The case to be made in the University of Idaho murders

A man is in custody for the Idaho college murders — but the devil will be in the details to nail down a conviction. Authorities in Pennsylvania arrested Bryan Christopher Kohhberger Friday morning for the November 13 murders of University of Idaho students Kaylee Goncalves, Madison Mogen, Ethan Chapman, and Xana Kernodle.

But it won’t be enough to say Kohhberger worked or went to school nearby, nor that he drove a white Hyundai that police have been looking for.  Nor will it be enough for his DNA merely to be present at the house where the murders occurred.  After all, the location was a reputed party house that arguably hundreds of people could have been to this past semester, including Kohhberger.  Investigators will need to demonstrate a series of facts that tie in Kohhberger to these crimes, including these five elements:

1. Proximity — Was Kohhberger believed or known to be in the area during the timeframe of the murders?  So far, news reports indicate that he was a Ph.D. student (in criminology) at the nearby University of Washington in Pullman this past semester, which is approximately 8 miles from the scene of the murders.  While college records may state that Kohhberger was enrolled there, investigators will need to validate through witness statements and video footage that he was in attendance during the semester, especially during the time the murders occurred.

2. Cell Phone Location Data — If Kohhberger commonly carried a cell phone with him, historical cell site data may be essential in tracking the movements of that phone.  Investigators would need to demonstrate that Kohhberger himself carried the phone, but if the movements of his phone match up with movements from his school and known local residence to the scene of the murders — and beyond to the location in Pennsylvania where he was arrested — the cell site data would be compelling evidence to point to Kohhberger. 

3 Interview and Statements — Investigators will want to pin down Kohhberger’s whereabouts the night of the murders and may ask him if he had ever been to the location anytime previously.  If he claims to have been there for, say, a social event or party, such a statement could place him at the crime scene, but it may also explain why his DNA might be found on site. 

Investigators need to avoid theory tenacity and instead see what the accumulation of evidence builds toward.  If Kohhberger claims he was at the house, investigators need to follow up more to inquire specifically where inside the house Kohhberger had gone, to describe those rooms — in order to bolster or refute any assertion he was there on some prior occasion. 

4. DNA at Crime Scene(s) —The mere presence of Kohhberger’s DNA at the murder scene could be explained reasonably enough because it was a known party house.  But the presence of his DNA would place him onsite.  Then it would be left to an accumulation of evidence — including a verbal statement — to explain the innocence of his DNA there.  But should his DNA be found in the multiple locations within the house — specifically, where the murders occurred — the evidence would more strongly imply involvement in those crimes, rather than an incidental presence sometime beforehand.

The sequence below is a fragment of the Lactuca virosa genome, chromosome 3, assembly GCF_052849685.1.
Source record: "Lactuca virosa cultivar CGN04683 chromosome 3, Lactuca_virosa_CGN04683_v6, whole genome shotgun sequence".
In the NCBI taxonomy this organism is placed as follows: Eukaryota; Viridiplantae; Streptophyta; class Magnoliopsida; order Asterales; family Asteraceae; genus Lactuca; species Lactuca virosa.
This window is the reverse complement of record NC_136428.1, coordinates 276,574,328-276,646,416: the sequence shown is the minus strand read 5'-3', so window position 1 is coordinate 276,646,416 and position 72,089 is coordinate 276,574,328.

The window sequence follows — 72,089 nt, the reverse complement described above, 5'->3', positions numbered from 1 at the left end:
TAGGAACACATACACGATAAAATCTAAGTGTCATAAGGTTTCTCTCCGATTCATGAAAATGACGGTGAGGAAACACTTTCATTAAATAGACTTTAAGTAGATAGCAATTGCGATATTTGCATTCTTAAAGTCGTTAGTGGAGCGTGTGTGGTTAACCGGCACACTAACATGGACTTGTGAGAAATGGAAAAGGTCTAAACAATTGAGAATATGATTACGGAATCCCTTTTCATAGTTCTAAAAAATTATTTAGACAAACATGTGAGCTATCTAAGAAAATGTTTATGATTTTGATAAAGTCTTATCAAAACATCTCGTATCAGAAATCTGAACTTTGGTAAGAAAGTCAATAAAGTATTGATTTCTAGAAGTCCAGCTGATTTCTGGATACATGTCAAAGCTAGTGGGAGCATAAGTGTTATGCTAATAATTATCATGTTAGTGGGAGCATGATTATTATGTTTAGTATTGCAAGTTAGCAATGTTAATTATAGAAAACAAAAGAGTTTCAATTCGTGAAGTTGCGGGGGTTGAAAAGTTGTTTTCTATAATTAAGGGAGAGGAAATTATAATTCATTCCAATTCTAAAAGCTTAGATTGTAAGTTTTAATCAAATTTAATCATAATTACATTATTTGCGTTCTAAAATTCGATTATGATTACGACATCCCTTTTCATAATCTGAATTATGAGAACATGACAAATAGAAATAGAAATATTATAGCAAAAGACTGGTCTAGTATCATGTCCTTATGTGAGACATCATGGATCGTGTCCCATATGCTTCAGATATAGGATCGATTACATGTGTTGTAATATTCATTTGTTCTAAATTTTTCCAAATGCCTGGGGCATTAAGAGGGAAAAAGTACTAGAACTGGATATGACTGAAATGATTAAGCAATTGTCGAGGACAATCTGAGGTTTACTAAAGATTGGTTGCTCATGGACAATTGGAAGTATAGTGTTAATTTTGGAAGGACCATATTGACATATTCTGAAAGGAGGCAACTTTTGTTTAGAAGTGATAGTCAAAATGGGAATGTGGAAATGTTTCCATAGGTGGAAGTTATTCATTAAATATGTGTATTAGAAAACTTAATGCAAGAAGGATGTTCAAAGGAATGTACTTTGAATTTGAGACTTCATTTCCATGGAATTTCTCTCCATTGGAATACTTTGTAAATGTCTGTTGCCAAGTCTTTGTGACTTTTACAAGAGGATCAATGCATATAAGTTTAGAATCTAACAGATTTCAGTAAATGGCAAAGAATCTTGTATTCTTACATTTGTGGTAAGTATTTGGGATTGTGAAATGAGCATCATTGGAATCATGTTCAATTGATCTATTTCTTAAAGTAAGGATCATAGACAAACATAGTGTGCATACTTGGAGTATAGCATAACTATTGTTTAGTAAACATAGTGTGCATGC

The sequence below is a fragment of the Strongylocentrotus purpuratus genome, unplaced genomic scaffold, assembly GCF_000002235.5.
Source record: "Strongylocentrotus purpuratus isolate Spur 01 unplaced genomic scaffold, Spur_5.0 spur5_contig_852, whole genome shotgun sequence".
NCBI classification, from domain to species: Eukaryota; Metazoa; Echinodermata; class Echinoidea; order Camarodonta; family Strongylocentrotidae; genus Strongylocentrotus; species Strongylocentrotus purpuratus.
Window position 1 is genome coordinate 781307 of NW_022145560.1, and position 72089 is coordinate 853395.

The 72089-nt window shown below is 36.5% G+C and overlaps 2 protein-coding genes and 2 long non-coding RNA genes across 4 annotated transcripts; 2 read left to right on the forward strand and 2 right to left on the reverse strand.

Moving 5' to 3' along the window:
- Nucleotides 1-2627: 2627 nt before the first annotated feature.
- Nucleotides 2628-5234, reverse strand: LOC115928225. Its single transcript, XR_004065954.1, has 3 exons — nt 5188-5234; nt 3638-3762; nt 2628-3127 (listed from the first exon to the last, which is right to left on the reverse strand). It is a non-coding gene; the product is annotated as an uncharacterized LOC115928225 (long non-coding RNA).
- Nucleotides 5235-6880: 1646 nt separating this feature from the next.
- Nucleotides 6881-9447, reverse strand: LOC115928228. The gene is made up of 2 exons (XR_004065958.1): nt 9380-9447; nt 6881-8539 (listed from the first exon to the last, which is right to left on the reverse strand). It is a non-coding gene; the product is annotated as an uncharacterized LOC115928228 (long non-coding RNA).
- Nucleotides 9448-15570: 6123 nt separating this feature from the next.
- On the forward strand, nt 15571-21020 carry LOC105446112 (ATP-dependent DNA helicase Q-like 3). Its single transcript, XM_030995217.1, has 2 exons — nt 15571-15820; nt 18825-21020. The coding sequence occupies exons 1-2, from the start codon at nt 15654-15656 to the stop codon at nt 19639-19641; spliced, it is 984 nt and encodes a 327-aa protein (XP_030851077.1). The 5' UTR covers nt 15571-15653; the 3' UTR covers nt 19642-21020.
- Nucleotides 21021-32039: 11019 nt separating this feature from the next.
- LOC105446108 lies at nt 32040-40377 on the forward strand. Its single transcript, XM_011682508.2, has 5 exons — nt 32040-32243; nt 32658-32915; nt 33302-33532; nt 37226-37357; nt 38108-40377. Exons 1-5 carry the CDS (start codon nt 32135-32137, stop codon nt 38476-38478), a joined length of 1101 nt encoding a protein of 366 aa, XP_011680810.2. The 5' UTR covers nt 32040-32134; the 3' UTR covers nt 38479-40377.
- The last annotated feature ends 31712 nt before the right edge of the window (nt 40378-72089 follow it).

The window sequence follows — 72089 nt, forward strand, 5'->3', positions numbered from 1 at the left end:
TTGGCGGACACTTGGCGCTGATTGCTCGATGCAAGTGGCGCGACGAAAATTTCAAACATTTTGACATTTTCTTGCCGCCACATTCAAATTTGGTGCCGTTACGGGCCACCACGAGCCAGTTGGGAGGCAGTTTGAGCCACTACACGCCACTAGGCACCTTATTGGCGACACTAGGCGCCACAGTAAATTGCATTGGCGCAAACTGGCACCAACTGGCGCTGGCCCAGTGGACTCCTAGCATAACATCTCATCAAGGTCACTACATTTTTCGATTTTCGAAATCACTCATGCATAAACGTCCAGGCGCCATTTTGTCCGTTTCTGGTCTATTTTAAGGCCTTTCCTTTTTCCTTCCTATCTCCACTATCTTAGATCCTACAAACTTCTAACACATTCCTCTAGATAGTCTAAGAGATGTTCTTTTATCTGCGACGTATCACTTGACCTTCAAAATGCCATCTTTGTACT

Investigators should look, too, for victim DNA in Kohhberger’s vehicle.  Should any of the victims' DNA be found there, Kohhberger would have to reasonably explain its presence (perhaps as a ride-share operator or some social interaction).  Otherwise, the presence of victim DNA in his vehicle would prove highly problematic for his innocence. 

5. Vehicle Location Data — Some vehicles are equipped with emergency communication systems to alert emergency services in the event of a collision.  Should Kohhberger’s vehicle have been equipped with such system, or if its media system utilized satellite radio, data could exist to be retrieved to track the vehicle’s movement. 

Any one of these elements linking Kohhberger to the scene and to the victims could be attributed to coincidence or happenstance.  Surely, someone owning a white Hyundai and going to school in the area that semester could have previously been to a keg party at the house.  But the totality of multiple elements tying Kohhberger to the crime scene and the victims will be necessary to lead investigators beyond the probable cause asserted for an arrest warrant. 

The devil lies in bolstering the details that inexplicably tie Kohhberger to the scene and the victims during the time the murders occurred.  Moreover, evidence of the victims that can be linked to Kohhberger offsite to where authorities arrested him in Pennsylvania could be most damning.  A man is in custody, but now evidence needs to amass beyond a reasonable doubt.  Now the investigators need to dig into the details and make their case.

Jason James Barry is an award-winning essayist and journalist.  He previously served as a police officer and as a DEA special agent.  Follow his work on American Thinker, Great Pacific Review, and  Recently, Jason published a collection of essays, entitled A Season in Madness, a reflection of students during the pandemic school lockdowns.  Find out more about Jason on his webpage,

Image: Tony Webster via Wikimedia Commons, CC BY-SA 4.0.

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